The SolarEdge Home Battery warranty4 is good compared to most home battery systems.[Update 30th May 2022: Like many home battery systems the SolarEdge warranty requires an internet connection. The warranty makes no mention of how it is affected by disruptions to internet connectivity that will inevitably occur over a 10 year period.]  It’s 10 years with unlimited cycles and promises it will have at least 70% of its original capacity at the end of 10 years.  Because there’s no limit to the number of cycles, the warranty will last a full decade.  It also makes the battery a good choice if you know it’s likely to be used at high capacity.

The warranty says the battery cannot be removed from its original location, but the warranty can be transferred from the original purchaser to another person, provided the battery stays where it is.

I don’t have information on the warranty for the Backup Box or other components such as the connector box.  While I hope their warranty length isn’t under 10 years, it would be worth checking if you’re considering buying one.

Battery Chemistry

The battery has NMC lithium battery cells.  The NMC stands for Nickel Manganese Cobalt oxide.  All else equal, this battery chemistry isn’t as safe as more commonly used lithium iron phosphate batteries — also known as lithium ferro phosphate or LiFePO4 if you prefer letters and numbers — but battery systems aren’t built on the basis of all else being equal.  No one just throws battery cells in a box and calls it a day.  (If anyone does, you definitely shouldn’t buy that battery.)  Battery safety depends on what kind of care and precautions have been taken with the entire system, and I strongly suspect SolarEdge has paid close attention to this.

Built-In Fire Extinguisher

The battery has temperature sensors and if it gets too hot it will send messages to SolarEdge and the homeowner saying there’s a problem.  If the temperature rises too high the built-in fire extinguisher will activate and hopefully stop any combustion that may be occurring.

SolarEdge fire extinguisher

Don’t worry, the installer will slot the fire extinguisher into the hole. You don’t have to stand there holding it.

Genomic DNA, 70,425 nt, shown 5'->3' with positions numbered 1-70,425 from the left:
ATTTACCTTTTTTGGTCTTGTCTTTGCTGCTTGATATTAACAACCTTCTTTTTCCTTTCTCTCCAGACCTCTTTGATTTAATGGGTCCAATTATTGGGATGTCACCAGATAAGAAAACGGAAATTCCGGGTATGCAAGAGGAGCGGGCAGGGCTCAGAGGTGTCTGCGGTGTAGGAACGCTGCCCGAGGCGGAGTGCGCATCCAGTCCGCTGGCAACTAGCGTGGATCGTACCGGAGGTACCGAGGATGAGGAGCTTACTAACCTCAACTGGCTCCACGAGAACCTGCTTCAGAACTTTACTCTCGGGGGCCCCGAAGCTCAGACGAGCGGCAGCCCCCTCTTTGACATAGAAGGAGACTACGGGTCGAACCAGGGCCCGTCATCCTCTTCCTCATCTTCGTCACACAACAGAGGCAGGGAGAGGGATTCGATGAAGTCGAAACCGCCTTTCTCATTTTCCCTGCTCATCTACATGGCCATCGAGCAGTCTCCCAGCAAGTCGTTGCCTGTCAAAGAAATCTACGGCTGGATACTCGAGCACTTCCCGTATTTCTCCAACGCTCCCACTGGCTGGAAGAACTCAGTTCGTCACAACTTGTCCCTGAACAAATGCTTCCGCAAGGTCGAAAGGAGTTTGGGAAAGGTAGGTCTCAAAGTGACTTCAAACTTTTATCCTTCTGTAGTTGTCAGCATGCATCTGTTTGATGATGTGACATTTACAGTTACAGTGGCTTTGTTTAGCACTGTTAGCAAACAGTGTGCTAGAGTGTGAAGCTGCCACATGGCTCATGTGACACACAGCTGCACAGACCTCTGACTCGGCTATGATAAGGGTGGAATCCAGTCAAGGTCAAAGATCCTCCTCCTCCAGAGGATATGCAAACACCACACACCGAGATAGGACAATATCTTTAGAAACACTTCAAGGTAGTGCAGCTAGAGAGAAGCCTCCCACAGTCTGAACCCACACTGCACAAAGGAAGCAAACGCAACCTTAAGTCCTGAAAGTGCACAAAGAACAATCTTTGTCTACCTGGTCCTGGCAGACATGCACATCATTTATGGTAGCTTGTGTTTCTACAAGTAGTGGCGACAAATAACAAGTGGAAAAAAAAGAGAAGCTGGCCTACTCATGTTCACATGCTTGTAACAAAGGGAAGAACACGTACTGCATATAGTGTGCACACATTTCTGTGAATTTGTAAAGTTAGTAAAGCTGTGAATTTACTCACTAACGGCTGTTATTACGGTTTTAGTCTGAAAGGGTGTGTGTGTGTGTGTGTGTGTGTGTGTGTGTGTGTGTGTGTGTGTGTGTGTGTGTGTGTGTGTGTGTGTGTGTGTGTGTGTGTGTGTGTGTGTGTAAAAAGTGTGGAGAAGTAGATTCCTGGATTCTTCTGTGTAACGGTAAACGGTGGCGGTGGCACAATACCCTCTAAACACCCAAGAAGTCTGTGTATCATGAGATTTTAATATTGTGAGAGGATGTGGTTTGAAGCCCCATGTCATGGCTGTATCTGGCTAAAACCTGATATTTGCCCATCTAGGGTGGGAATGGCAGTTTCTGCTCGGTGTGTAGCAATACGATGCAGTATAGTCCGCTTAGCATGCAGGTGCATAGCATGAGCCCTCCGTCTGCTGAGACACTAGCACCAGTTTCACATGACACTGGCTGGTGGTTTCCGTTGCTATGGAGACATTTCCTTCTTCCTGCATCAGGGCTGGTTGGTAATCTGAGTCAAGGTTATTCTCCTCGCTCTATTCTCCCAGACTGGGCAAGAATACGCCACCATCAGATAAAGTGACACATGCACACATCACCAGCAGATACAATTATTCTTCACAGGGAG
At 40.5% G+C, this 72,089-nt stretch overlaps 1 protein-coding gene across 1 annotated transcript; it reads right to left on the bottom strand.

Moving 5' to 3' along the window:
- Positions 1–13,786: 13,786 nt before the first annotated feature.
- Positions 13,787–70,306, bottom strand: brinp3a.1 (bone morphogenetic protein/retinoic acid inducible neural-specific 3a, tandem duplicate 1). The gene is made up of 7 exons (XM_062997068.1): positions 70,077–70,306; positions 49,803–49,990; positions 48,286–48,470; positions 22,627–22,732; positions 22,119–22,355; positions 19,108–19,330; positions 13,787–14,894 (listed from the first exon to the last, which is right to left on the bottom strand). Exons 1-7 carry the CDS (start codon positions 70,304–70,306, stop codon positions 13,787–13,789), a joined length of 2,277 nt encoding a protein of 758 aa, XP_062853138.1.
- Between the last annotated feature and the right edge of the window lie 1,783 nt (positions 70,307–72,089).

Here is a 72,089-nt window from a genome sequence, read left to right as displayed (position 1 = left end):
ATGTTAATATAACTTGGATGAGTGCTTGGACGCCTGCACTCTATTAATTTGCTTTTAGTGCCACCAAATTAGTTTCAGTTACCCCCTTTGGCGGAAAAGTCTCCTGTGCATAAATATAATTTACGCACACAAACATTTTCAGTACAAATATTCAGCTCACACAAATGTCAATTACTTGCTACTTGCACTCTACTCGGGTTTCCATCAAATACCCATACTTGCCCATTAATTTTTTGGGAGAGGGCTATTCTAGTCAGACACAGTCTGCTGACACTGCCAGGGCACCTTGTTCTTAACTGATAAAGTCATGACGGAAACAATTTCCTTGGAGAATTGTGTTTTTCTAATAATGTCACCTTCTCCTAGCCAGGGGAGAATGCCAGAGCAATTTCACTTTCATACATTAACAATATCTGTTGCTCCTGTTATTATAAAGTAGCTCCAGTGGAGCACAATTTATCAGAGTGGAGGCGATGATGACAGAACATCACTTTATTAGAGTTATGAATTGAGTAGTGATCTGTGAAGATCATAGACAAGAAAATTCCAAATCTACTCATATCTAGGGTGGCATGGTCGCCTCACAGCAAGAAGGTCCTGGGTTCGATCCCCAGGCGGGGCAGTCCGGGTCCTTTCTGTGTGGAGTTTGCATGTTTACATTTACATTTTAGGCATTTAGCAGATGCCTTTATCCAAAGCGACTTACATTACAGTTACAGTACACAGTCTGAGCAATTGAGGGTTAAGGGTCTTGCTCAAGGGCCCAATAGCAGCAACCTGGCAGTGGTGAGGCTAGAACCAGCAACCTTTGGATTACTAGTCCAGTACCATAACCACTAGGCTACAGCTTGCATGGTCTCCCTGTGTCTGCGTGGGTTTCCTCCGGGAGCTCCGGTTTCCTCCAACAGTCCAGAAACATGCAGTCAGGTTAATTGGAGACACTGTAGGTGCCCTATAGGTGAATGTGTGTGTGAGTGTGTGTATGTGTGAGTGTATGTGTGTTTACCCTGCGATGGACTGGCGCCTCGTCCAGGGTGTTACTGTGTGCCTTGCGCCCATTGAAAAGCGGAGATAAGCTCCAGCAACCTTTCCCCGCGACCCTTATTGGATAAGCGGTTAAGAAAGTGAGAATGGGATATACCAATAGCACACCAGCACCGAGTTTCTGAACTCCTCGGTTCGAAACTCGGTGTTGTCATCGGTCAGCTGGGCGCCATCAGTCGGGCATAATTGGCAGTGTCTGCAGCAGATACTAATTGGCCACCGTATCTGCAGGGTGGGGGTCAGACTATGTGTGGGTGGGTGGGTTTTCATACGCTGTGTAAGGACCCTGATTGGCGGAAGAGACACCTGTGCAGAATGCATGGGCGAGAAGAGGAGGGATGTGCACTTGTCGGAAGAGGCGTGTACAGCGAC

It’s a potassium nitrate extinguisher that doesn’t use electronic temperature sensors and has a simple heat activated mechanism.  Potassium nitrate is sometimes used as a food additive and isn’t very dangerous.  I also suspect it will mostly be contained within the battery case if activated. 

If the battery is overheating because there is a fault in the Battery Management System (BMS), the extinguisher will take it out and stop whatever it’s doing wrong. 


SolarEdge says households with SolarEdge Home Batteries can join Virtual Power Plants (VPPs) and they are currently in discussions with a variety of providers.  Because the warranty has unlimited cycles, it will still last a full 10 years even if joining a VPP greatly increases battery use.

Battery Subsidies

SolarEdge said the battery should be eligible for state battery subsidies in Victoria and South Australia.  Once accepted in these states it’s likely to be accepted for any other state subsidies, such as in NSW. 

Inverter Upgrades

SolarEdge is offering a special deal that will allow people with existing SolarEdge residential inverters to upgrade to an Energy Hub inverter at a reduced cost if they buy an the battery.  This will also apply to people who currently have an Energy Hub but want to upgrade to a larger one.  These will be new inverters with fresh warranties.  Just how good the deals will be isn’t clear, but it will operate at the installer level and it’s up to them how they’ll pass it on to customers.